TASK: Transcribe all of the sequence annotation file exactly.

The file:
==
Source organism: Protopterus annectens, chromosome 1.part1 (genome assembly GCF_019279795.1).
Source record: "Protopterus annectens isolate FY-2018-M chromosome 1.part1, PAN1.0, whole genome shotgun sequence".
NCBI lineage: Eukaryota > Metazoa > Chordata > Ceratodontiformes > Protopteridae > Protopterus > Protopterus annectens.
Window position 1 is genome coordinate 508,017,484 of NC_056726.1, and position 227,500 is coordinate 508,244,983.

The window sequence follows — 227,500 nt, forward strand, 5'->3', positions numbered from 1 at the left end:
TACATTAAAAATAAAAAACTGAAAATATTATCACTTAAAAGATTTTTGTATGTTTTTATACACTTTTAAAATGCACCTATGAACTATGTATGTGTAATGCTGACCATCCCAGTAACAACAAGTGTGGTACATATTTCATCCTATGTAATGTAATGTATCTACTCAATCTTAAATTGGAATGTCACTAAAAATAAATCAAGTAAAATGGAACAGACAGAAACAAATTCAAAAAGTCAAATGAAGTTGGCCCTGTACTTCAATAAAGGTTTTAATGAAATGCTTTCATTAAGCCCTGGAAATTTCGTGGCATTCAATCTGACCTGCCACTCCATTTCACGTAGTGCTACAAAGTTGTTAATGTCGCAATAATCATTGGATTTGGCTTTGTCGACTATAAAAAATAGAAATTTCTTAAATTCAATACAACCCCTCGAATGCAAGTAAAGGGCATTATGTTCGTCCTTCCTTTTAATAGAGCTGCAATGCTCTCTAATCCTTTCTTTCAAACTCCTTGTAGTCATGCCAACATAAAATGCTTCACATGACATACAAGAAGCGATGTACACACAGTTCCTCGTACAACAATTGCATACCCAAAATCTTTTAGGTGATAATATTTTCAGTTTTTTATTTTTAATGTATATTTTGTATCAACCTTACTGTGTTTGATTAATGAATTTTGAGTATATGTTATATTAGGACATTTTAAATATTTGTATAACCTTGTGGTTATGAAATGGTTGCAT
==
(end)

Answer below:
Source organism: Protopterus annectens, chromosome 1.part1 (genome assembly GCF_019279795.1).
Source record: "Protopterus annectens isolate FY-2018-M chromosome 1.part1, PAN1.0, whole genome shotgun sequence".
NCBI lineage: Eukaryota > Metazoa > Chordata > Ceratodontiformes > Protopteridae > Protopterus > Protopterus annectens.
Window position 1 is genome coordinate 508,017,484 of NC_056726.1, and position 227,500 is coordinate 508,244,983.

The window sequence follows — 227,500 nt, forward strand, 5'->3', positions numbered from 1 at the left end:
TACATTAAAAATAAAAAACTGAAAATATTATCACTTAAAAGATTTTTGTATGTTTTTATACACTTTTAAAATGCACCTATGAACTATGTATGTGTAATGCTGACCATCCCAGTAACAACAAGTGTGGTACATATTTCATCCTATGTAATGTAATGTATCTACTCAATCTTAAATTGGAATGTCACTAAAAATAAATCAAGTAAAATGGAACAGACAGAAACAAATTCAAAAAGTCAAATGAAGTTGGCCCTGTACTTCAATAAAGGTTTTAATGAAATGCTTTCATTAAGCCCTGGAAATTTCGTGGCATTCAATCTGACCTGCCACTCCATTTCACGTAGTGCTACAAAGTTGTTAATGTCGCAATAATCATTGGATTTGGCTTTGTCGACTATAAAAAATAGAAATTTCTTAAATTCAATACAACCCCTCGAATGCAAGTAAAGGGCATTATGTTCGTCCTTCCTTTTAATAGAGCTGCAATGCTCTCTAATCCTTTCTTTCAAACTCCTTGTAGTCATGCCAACATAAAATGCTTCACATGACATACAAGAAGCGATGTACACACAGTTCCTCGTACAACAATTGCATACCCAAAATCTTTTAGGTGATAATATTTTCAGTTTTTTATTTTTAATGTATATTTTGTATCAACCTTACTGTGTTTGATTAATGAATTTTGAGTATATGTTATATTAGGACATTTTAAATATTTGTATAACCTTGTGGTTATGAAATGGTTGCAT